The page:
Dave Weigel is right when he says that “dismissal’s the correct response to an article that claims a Murray Rothbard devotee refuses to speak to Jews.” I refrained from diving into the absurd argument over the particulars of the charge (I did link to Alex Massie’s response), because dismissing and ignoring it was the best approach. However, it has reached such a point that I thought I would say a few things.
Remarkably, I even agree with Jonah Goldberg:
And I agree with you [addressed to Derbyshire], the biggest takeaway from the American Thinker piece is that Paul’s shop needs to get professional. I do think that Paul — if he is the real deal — has a special obligation to draw bright lines between himself and a lot of the fringe-folks who are flocking to him.
Paul does draw these lines whenever he speaks, simply by stating what it is that he does believe. Even so, if it would put to rest this nonsense it might be worth doing. Of course, it is insulting that Paul should have to re-state what must seem to him (and the overwhelming majority of his supporters) to be the blindingly obvious: for him, as for us, racial hatred is abhorrent, all violent, coercive statist ideologies are abhorrent, neo-Nazis are equal parts ridiculous, pathetic and hideous, and so on. The overwhelming majority of his supporters–conservative, libertarian, moderate and liberal–have nothing to do with these ideas.
It was insulting and absurd when some people said that Romney was trying to send a message in “code” to anti-Semites everywhere by announcing his campaign from the Ford Museum. That stupid controversy fortunately died a pretty quick death. I hope that this one ends this week, today, because it is absurd and based on the insane standard that the allegedly no-hope protest candidate must scrutinise the ideological beliefs of all his individual donors and actively denounce genuinely lunatic websites who happen to be saying positive things about him, as if their lunatic comments had anything to do with the man or his campaign when they clearly do not. This is a standard, of course, that is not actually applied to any other campaign. Who knows what you might find if you went rummaging through the donations to other candidates? If Obama received donations from a Nation of Islam member, would that be treated as a scandal or an irrelevance? Anyone who treated it as a scandal would be a fool. Maybe there are some objectionable characters who have donated to Giuliani–in the end, so what? Unless we’re talking about the buying of access or favours, which is clearly not at stake here, the relevant subject should be the candidate and his own positions. There are plenty of bloggers, particularly those on the left, who like to complain about “the Freak Show” and the media’s obsession with trivia, as well they should, but everyone should recognise that this is just another part of that obsession.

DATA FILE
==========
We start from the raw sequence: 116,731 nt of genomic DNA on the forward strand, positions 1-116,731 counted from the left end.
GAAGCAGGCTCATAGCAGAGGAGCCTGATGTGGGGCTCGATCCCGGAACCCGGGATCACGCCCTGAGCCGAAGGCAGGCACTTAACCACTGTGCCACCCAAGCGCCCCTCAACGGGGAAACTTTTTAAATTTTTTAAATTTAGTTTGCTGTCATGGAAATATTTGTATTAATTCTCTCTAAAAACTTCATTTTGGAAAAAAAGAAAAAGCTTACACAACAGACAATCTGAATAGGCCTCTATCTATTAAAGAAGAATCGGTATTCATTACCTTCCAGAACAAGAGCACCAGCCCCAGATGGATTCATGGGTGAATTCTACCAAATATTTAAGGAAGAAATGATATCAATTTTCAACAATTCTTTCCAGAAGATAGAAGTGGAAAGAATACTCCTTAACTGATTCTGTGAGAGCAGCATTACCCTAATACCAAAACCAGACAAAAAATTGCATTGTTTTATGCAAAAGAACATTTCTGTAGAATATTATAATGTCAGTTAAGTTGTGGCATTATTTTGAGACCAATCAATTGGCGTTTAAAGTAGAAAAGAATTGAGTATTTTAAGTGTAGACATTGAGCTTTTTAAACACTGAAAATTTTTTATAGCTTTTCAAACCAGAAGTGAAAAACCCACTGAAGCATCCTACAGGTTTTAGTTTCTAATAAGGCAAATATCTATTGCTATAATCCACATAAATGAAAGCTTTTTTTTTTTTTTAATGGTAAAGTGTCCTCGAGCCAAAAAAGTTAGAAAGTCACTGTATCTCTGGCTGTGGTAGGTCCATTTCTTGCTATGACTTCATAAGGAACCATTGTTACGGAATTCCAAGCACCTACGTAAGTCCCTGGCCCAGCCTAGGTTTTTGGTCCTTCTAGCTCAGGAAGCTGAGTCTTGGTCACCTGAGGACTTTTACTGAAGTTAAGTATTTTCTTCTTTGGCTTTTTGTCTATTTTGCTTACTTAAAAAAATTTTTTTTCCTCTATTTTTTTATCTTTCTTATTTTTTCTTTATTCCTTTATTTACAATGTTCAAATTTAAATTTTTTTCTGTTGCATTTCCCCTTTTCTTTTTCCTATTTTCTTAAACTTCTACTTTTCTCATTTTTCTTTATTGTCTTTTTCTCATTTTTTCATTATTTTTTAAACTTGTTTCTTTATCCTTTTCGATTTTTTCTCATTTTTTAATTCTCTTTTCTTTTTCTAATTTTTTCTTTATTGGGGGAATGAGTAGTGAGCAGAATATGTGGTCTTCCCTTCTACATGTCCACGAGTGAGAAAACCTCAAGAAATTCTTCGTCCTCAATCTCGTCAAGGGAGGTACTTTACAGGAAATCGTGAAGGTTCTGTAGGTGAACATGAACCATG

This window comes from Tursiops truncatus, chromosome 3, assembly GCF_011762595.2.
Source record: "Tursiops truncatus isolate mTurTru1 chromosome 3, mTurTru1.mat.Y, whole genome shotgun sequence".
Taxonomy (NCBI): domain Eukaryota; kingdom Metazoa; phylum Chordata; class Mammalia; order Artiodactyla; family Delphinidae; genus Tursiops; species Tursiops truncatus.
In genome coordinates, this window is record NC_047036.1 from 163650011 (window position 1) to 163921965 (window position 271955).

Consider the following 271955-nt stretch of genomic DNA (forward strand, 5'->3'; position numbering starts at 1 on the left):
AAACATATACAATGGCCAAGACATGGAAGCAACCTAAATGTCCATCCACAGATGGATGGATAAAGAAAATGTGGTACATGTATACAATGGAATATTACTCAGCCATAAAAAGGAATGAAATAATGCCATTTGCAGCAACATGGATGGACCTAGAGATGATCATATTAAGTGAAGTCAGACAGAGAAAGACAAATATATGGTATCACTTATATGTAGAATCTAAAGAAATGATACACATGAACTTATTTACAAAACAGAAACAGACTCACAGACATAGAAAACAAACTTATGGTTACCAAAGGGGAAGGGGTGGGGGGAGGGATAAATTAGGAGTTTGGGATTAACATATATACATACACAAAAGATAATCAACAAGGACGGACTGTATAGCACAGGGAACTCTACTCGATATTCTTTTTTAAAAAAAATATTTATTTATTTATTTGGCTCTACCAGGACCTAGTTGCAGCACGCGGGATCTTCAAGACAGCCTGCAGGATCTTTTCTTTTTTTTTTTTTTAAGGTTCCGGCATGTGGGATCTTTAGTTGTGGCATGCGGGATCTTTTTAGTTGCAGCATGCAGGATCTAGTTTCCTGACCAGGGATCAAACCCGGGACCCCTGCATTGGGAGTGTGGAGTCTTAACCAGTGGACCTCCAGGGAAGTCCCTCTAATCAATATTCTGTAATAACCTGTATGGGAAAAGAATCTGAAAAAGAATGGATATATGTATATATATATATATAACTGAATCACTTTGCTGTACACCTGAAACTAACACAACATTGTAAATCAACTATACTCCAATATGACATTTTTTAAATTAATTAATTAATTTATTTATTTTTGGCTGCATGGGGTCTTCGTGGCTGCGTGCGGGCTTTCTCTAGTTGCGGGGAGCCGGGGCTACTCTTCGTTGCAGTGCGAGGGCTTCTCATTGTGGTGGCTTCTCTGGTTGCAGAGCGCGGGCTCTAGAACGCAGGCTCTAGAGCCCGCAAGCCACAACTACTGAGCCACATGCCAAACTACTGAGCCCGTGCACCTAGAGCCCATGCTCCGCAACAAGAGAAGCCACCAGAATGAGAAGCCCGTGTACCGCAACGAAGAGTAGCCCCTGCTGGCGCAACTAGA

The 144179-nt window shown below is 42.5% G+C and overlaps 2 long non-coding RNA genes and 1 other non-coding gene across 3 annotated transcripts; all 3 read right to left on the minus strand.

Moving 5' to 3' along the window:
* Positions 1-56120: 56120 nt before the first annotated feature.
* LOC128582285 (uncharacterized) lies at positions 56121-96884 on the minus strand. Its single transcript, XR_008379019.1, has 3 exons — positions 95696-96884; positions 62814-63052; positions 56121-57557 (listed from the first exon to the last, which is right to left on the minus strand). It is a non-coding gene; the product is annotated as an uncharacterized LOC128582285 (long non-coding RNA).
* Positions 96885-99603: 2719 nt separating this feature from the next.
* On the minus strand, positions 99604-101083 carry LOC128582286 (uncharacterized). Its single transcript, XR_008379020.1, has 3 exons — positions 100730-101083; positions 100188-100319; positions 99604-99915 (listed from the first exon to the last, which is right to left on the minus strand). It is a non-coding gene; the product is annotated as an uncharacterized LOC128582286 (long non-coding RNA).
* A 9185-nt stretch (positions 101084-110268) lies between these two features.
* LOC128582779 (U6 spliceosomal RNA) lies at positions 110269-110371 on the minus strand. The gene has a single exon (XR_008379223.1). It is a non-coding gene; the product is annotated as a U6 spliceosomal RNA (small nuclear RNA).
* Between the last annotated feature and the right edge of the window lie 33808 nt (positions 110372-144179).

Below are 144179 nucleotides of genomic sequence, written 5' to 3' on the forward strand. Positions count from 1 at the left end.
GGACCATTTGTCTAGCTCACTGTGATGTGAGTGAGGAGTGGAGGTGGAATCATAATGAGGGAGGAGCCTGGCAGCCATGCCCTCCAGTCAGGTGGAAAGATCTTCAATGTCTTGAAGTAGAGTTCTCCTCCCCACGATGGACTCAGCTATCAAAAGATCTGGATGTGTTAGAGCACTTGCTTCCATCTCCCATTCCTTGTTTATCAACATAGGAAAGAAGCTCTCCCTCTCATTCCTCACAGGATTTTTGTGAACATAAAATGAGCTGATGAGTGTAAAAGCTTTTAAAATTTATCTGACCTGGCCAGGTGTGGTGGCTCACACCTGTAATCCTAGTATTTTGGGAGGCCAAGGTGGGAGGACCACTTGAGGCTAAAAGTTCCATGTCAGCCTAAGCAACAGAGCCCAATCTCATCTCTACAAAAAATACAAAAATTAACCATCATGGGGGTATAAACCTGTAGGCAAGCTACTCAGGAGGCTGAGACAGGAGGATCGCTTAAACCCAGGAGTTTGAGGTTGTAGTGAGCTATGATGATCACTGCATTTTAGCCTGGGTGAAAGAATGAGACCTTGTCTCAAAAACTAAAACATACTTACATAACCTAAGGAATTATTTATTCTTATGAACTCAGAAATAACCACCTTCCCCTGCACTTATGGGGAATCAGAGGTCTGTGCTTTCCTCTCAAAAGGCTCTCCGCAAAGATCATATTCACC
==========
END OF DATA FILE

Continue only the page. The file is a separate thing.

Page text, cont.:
Let’s be very clear: Paul is being attacked in this case not because of anything he has actually done or said, but because of what other people say while misusing his name as a symbol for their own purposes and because of who those people are. There are other candidates out there today who are open to “pre-emptively” nuking other countries, seem indifferent to the state’s use of torture and cheer on aggressive war, but when they themselves actually espouse these horrible ideas it is deemed a “policy” difference and therefore permissible on national television. Ron Paul gets a check from some fanatic, and suddenly you’d think the world is coming to an end. There is an incredible imbalance here.
One of the reasons we, the vast, reasonable majority of Paul supporters, support Paul is that he vehemently, publicly, repeatedly rejects the assumptions on which all of these ideologies are founded. Obviously. It shouldn’t have to be said, but now it’s been said. You can now resume thinking about things that matter. Goodness knows I’ve already wasted too many words and too much time on this trash.
On another campaign with a heavy dose of idealism and amateurism, here is Dan McCarthy on Barry Goldwater and his legacy:
To answer that question, one has to look to the sharpest division that split the Goldwater movement of the ’60s. It wasn’t the division between libertarians and traditionalists, it was the division that separated idealistic libertarians and traditionalists alike, the campaign amateurs, from the campaign professionals. The conservative movement still pays lip service to economic liberty, social order, and military strength—but on all three points, Republicans have become hollow men who have preserved the rites of Goldwaterism but who long ago lost its spirit. That was an amateur spirit—in both the best and worst senses of the word—and it drew together in common cause traditionalists and libertarians as different as Brent Bozell and Goldwater speechwriter Karl Hess.
It is indeed this same kind of idealistic amateurism–and I mean that phrase as a compliment–that you see in the Paul campaign, but the price of that amateurism is that the campaign does not, perhaps cannot, engage in the kind of rapid-fire response press handling and spinning that we have come to expect from the other consultant-bloated campaigns. Certainly, this is a technical liability, but it is a perfect example of what has been until very, very recently a shoe-string operation that has inspired its supporters partly through its very modesty.